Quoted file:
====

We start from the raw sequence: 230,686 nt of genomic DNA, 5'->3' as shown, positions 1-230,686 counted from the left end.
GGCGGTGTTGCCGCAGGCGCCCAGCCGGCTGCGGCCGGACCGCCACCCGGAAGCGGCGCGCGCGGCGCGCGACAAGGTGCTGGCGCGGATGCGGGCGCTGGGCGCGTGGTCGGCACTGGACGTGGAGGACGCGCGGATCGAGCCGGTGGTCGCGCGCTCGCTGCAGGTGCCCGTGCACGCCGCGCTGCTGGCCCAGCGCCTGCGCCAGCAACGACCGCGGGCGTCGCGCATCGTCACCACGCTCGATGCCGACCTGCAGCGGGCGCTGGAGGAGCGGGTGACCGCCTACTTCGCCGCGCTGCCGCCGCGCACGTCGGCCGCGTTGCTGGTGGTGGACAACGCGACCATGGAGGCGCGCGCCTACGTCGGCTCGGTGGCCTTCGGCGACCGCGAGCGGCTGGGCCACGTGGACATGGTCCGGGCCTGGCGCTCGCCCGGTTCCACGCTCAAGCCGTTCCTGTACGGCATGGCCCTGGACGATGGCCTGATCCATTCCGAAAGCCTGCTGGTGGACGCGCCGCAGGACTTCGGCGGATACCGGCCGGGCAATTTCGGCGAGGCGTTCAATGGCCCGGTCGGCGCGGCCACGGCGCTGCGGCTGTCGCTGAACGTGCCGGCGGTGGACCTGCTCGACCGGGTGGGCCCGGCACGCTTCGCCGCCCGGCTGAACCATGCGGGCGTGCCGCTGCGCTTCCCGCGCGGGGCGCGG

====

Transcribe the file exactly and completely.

We start from the raw sequence: 230,686 nt of genomic DNA, 5'->3' as shown, positions 1-230,686 counted from the left end.
GGCGGTGTTGCCGCAGGCGCCCAGCCGGCTGCGGCCGGACCGCCACCCGGAAGCGGCGCGCGCGGCGCGCGACAAGGTGCTGGCGCGGATGCGGGCGCTGGGCGCGTGGTCGGCACTGGACGTGGAGGACGCGCGGATCGAGCCGGTGGTCGCGCGCTCGCTGCAGGTGCCCGTGCACGCCGCGCTGCTGGCCCAGCGCCTGCGCCAGCAACGACCGCGGGCGTCGCGCATCGTCACCACGCTCGATGCCGACCTGCAGCGGGCGCTGGAGGAGCGGGTGACCGCCTACTTCGCCGCGCTGCCGCCGCGCACGTCGGCCGCGTTGCTGGTGGTGGACAACGCGACCATGGAGGCGCGCGCCTACGTCGGCTCGGTGGCCTTCGGCGACCGCGAGCGGCTGGGCCACGTGGACATGGTCCGGGCCTGGCGCTCGCCCGGTTCCACGCTCAAGCCGTTCCTGTACGGCATGGCCCTGGACGATGGCCTGATCCATTCCGAAAGCCTGCTGGTGGACGCGCCGCAGGACTTCGGCGGATACCGGCCGGGCAATTTCGGCGAGGCGTTCAATGGCCCGGTCGGCGCGGCCACGGCGCTGCGGCTGTCGCTGAACGTGCCGGCGGTGGACCTGCTCGACCGGGTGGGCCCGGCACGCTTCGCCGCCCGGCTGAACCATGCGGGCGTGCCGCTGCGCTTCCCGCGCGGGGCGCGG